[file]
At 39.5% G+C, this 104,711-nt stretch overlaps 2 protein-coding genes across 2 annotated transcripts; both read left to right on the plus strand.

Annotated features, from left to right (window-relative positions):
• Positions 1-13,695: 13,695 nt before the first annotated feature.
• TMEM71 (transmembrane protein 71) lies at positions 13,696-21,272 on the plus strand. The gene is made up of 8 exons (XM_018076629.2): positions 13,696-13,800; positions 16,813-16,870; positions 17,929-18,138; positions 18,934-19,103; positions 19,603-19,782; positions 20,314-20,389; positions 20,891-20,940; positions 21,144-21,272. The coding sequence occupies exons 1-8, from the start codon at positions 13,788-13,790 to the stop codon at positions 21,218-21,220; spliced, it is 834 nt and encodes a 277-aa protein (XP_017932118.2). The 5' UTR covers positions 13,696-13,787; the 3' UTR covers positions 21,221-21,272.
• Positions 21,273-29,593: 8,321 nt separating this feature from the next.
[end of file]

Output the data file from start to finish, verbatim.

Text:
At 39.5% G+C, this 104,711-nt stretch overlaps 2 protein-coding genes across 2 annotated transcripts; both read left to right on the plus strand.

Annotated features, from left to right (window-relative positions):
• Positions 1-13,695: 13,695 nt before the first annotated feature.
• TMEM71 (transmembrane protein 71) lies at positions 13,696-21,272 on the plus strand. The gene is made up of 8 exons (XM_018076629.2): positions 13,696-13,800; positions 16,813-16,870; positions 17,929-18,138; positions 18,934-19,103; positions 19,603-19,782; positions 20,314-20,389; positions 20,891-20,940; positions 21,144-21,272. The coding sequence occupies exons 1-8, from the start codon at positions 13,788-13,790 to the stop codon at positions 21,218-21,220; spliced, it is 834 nt and encodes a 277-aa protein (XP_017932118.2). The 5' UTR covers positions 13,696-13,787; the 3' UTR covers positions 21,221-21,272.
• Positions 21,273-29,593: 8,321 nt separating this feature from the next.